Love in the time of MySpace

Love in the time of MySpace

Here’s to every crush we ever wanted to put in our Top 8 but never got the chance to.

Art by Ina Jacobe

I can still pinpoint the exact moment I knew I had it bad for my lab partner.

On his MySpace page, Boston by Augustana was on autoplay, and I heard it for the first time as I hovered over the “Add to Friends” button. But I couldn’t click it just yet, because the song would stop playing, and I kind of didn’t want it to end.

It was an earlier version, lesser known, the one from “Midwest Skies and Sleepless Mondays” with the intro that sounded as though it were coming from a music box. I stared at his profile picture and thought about him making anatomy jokes in Biology and taking naps when it was time to pray the rosary, his hair flopping over his eyes as he rested against his desk.

I was a high school sophomore who submitted poems to the student paper and read Simon Pulse Romantic Comedies for fun. I was a goner — I never stood a chance.

I sent the friend request.

*

Greta Gerwig’s awards season frontrunner Lady Bird, which she directed and wrote, was based on her own youth. Set in Gerwig’s hometown of Sacramento, it is a love letter to 2002, when people called each other on flip phones and listened to Justin Timberlake (fresh off *NSYNC at the time) and Dave Matthews Band.

It reminded me of the books I actually read in the early 2000s, most of them by Meg Cabot, and the pop culture references that made them hip then but ultimately doomed them to become unintentional period pieces, tethered to a specific point in time: teen heartthrob Josh Hartnett, toe rings, Clinique Happy, and Tori Amos.

 

In my head, we were frozen in time, rudderless teenagers doomed to make the same mistakes and have the same stilted conversations, never reaching a resolution of any sort. We were young adult fiction.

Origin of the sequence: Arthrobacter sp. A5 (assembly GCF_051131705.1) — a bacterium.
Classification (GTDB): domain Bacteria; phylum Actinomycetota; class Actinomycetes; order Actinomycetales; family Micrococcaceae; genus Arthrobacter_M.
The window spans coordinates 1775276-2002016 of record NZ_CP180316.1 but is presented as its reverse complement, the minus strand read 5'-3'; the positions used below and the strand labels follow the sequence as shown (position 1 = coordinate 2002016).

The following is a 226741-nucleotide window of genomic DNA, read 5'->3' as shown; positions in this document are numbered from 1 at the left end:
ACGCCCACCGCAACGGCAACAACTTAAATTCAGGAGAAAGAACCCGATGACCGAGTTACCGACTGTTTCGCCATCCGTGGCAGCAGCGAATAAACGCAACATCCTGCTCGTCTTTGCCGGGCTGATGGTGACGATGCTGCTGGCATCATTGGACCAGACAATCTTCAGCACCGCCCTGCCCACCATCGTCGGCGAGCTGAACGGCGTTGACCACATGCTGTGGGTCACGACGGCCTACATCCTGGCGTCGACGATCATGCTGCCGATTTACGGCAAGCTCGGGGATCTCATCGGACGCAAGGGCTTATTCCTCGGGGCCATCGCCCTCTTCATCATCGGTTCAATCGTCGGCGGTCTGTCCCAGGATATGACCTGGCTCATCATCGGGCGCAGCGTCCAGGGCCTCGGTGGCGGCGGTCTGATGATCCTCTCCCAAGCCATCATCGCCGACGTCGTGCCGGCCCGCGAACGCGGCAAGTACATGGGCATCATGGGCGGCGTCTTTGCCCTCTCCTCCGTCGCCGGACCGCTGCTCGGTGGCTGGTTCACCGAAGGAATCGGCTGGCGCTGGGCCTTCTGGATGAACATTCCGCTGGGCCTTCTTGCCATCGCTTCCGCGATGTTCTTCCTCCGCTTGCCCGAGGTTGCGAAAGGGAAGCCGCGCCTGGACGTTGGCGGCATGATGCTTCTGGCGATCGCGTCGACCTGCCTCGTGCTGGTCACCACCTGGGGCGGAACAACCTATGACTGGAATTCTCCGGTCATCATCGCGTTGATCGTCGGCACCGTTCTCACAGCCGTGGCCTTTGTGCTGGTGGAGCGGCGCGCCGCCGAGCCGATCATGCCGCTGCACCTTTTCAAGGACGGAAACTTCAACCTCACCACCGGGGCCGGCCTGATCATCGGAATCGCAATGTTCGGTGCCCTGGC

I think back to my 13-year-old self, waiting for my friend request to be accepted on a defunct social media platform that defined a generation. And it occurs to me that this image — along with all the other moments that would follow — is dated, something that would never happen today, an unintentional period piece in its own right.

He was written out of my life when we graduated from high school. In my head, we were frozen in time, rudderless teenagers doomed to make the same mistakes and have the same stilted conversations, never reaching a resolution of any sort. We were young adult fiction.

He was always going to be the way I knew him: messy and insightful and naive and sweet and distant. His stepmother picked him up after school and he never took notes on homework so I had to remind him over Yahoo! Messenger. He owned a Zune and he wanted to borrow my Juno and Nick & Norah’s Infinite Playlist DVDs. He invited me to his band’s first show — it was on Valentine’s Day — and I went, but I didn’t know anybody else.  

He started dating a girl over text messages and broke up with her (also over text messages) after a month. He was always taking a break from love, and he was always in love with somebody else. We would never be on each other’s Top 8.

*

The last time I ever used a phonebook was to look for his number, flipping through yellow pages until I got to the Cs, scanning the tiny script until I found his name. And I hardly ever remember what I did last week, but his address remains. 12 Marigold Street.

When I worked up the nerve to dial, the prerecorded message at the other end of the line said the number had been disconnected.

 

I was 18 the last time I saw him. He wasn’t around for when I saw a band we both loved in concert, or when I got my first job, or when I moved away from the only town I’d ever known as home. 

 

I was 18 the last time I saw him. He wasn’t around for when I saw a band we both loved in concert, or when I got my first job, or when I moved away from the only town I’d ever known as home. We don’t talk, but I know about med school, the mountains, and the music that no longer rules his life. Only because of social media, of course.

I look at him now — he doesn’t look all that different — and think, Huh. So that’s how long a decade is.

We’ve been coming of age completely independently from one another. We’ve reached the aftermath. We’re old enough to drive, to pay taxes, to live on our own.

And I’m old enough to know better than to think of him when Boston comes on shuffle.

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